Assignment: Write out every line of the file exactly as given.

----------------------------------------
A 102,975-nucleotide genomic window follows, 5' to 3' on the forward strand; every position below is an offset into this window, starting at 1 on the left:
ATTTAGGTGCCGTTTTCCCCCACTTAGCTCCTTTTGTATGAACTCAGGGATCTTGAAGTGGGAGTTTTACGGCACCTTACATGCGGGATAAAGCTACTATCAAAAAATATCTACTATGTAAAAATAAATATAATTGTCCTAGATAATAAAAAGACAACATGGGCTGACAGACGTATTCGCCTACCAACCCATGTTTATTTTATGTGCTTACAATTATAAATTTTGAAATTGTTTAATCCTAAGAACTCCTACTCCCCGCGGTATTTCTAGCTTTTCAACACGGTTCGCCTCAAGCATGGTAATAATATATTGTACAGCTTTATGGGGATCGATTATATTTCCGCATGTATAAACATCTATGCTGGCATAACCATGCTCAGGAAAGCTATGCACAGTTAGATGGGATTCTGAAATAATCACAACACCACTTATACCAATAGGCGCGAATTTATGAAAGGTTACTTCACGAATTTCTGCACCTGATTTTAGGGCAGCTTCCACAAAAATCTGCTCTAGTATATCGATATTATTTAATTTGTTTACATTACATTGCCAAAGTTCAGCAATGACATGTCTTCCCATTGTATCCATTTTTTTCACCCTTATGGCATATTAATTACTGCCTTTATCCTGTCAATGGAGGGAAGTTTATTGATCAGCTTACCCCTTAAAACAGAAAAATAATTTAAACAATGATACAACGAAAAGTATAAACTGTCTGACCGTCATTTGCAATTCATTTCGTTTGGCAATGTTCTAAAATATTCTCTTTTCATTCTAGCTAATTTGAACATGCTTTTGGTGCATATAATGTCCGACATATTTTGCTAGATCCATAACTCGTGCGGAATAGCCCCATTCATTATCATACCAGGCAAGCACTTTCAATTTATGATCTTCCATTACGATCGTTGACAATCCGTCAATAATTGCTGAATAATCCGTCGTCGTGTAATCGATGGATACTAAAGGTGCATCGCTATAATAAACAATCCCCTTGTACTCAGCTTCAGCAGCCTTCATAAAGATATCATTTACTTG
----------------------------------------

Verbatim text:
A 102,975-nucleotide genomic window follows, 5' to 3' on the forward strand; every position below is an offset into this window, starting at 1 on the left:
ATTTAGGTGCCGTTTTCCCCCACTTAGCTCCTTTTGTATGAACTCAGGGATCTTGAAGTGGGAGTTTTACGGCACCTTACATGCGGGATAAAGCTACTATCAAAAAATATCTACTATGTAAAAATAAATATAATTGTCCTAGATAATAAAAAGACAACATGGGCTGACAGACGTATTCGCCTACCAACCCATGTTTATTTTATGTGCTTACAATTATAAATTTTGAAATTGTTTAATCCTAAGAACTCCTACTCCCCGCGGTATTTCTAGCTTTTCAACACGGTTCGCCTCAAGCATGGTAATAATATATTGTACAGCTTTATGGGGATCGATTATATTTCCGCATGTATAAACATCTATGCTGGCATAACCATGCTCAGGAAAGCTATGCACAGTTAGATGGGATTCTGAAATAATCACAACACCACTTATACCAATAGGCGCGAATTTATGAAAGGTTACTTCACGAATTTCTGCACCTGATTTTAGGGCAGCTTCCACAAAAATCTGCTCTAGTATATCGATATTATTTAATTTGTTTACATTACATTGCCAAAGTTCAGCAATGACATGTCTTCCCATTGTATCCATTTTTTTCACCCTTATGGCATATTAATTACTGCCTTTATCCTGTCAATGGAGGGAAGTTTATTGATCAGCTTACCCCTTAAAACAGAAAAATAATTTAAACAATGATACAACGAAAAGTATAAACTGTCTGACCGTCATTTGCAATTCATTTCGTTTGGCAATGTTCTAAAATATTCTCTTTTCATTCTAGCTAATTTGAACATGCTTTTGGTGCATATAATGTCCGACATATTTTGCTAGATCCATAACTCGTGCGGAATAGCCCCATTCATTATCATACCAGGCAAGCACTTTCAATTTATGATCTTCCATTACGATCGTTGACAATCCGTCAATAATTGCTGAATAATCCGTCGTCGTGTAATCGATGGATACTAAAGGTGCATCGCTATAATAAACAATCCCCTTGTACTCAGCTTCAGCAGCCTTCATAAAGATATCATTTACTTG